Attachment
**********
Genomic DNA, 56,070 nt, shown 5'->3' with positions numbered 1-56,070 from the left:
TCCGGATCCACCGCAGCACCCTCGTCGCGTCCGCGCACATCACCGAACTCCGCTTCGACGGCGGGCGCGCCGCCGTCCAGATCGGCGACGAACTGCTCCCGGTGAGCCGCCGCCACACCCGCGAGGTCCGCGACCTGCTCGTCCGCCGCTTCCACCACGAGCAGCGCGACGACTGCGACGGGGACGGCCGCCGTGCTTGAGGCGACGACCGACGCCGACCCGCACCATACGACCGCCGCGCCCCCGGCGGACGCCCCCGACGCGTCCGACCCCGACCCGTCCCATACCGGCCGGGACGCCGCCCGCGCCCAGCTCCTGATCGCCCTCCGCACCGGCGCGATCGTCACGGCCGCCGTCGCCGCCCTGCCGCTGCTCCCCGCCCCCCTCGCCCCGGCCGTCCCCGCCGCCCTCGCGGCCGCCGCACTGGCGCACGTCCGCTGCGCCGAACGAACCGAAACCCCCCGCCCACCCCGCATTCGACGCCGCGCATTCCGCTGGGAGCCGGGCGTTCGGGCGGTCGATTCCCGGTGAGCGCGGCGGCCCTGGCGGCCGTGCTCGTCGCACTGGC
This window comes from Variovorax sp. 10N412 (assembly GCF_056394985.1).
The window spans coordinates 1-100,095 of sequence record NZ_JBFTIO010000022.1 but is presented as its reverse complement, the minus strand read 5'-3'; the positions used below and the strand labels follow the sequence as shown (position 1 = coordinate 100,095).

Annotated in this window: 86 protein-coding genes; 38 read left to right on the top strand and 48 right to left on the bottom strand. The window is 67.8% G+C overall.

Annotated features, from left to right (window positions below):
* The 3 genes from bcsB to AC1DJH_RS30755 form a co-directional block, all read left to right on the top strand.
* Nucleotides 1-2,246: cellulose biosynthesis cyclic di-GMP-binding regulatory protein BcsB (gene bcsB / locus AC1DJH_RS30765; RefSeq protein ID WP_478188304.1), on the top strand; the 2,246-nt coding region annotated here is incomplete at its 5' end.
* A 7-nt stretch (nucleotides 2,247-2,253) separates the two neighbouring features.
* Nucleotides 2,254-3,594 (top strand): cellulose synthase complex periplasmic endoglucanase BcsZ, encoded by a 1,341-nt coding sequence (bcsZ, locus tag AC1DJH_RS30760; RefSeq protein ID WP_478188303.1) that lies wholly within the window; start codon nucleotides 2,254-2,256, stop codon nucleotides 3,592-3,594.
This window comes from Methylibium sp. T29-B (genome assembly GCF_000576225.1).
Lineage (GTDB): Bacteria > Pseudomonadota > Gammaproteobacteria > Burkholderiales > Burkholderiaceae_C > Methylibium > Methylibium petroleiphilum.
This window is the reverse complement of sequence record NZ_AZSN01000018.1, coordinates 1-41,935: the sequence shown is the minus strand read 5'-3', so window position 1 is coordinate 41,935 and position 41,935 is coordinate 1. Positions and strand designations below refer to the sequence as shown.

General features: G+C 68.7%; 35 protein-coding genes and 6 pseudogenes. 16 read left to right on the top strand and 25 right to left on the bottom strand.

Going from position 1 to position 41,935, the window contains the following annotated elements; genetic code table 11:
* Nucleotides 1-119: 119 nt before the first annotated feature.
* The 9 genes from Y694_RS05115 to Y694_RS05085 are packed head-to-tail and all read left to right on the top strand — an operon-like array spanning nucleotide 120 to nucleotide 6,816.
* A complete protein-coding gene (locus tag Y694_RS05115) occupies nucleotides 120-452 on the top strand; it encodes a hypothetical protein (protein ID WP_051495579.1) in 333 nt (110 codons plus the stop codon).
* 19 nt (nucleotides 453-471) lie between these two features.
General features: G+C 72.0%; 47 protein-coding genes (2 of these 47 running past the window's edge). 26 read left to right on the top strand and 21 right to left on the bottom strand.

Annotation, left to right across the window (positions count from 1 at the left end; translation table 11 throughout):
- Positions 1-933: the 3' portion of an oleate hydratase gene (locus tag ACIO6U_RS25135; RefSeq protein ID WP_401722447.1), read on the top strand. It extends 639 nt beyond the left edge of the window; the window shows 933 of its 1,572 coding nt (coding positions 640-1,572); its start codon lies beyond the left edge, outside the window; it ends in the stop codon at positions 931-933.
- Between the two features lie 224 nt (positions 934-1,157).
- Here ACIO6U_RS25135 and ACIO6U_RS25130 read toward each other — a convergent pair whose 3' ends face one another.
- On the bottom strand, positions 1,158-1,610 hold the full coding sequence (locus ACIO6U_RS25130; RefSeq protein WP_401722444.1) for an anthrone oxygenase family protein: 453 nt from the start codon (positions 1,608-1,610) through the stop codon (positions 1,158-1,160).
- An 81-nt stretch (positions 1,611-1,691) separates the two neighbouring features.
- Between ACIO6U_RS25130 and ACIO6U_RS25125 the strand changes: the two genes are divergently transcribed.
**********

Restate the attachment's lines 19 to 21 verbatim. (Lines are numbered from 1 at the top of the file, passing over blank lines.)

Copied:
* 19 nt (nucleotides 453-471) lie between these two features.
General features: G+C 72.0%; 47 protein-coding genes (2 of these 47 running past the window's edge). 26 read left to right on the top strand and 21 right to left on the bottom strand.

Annotation, left to right across the window (positions count from 1 at the left end; translation table 11 throughout):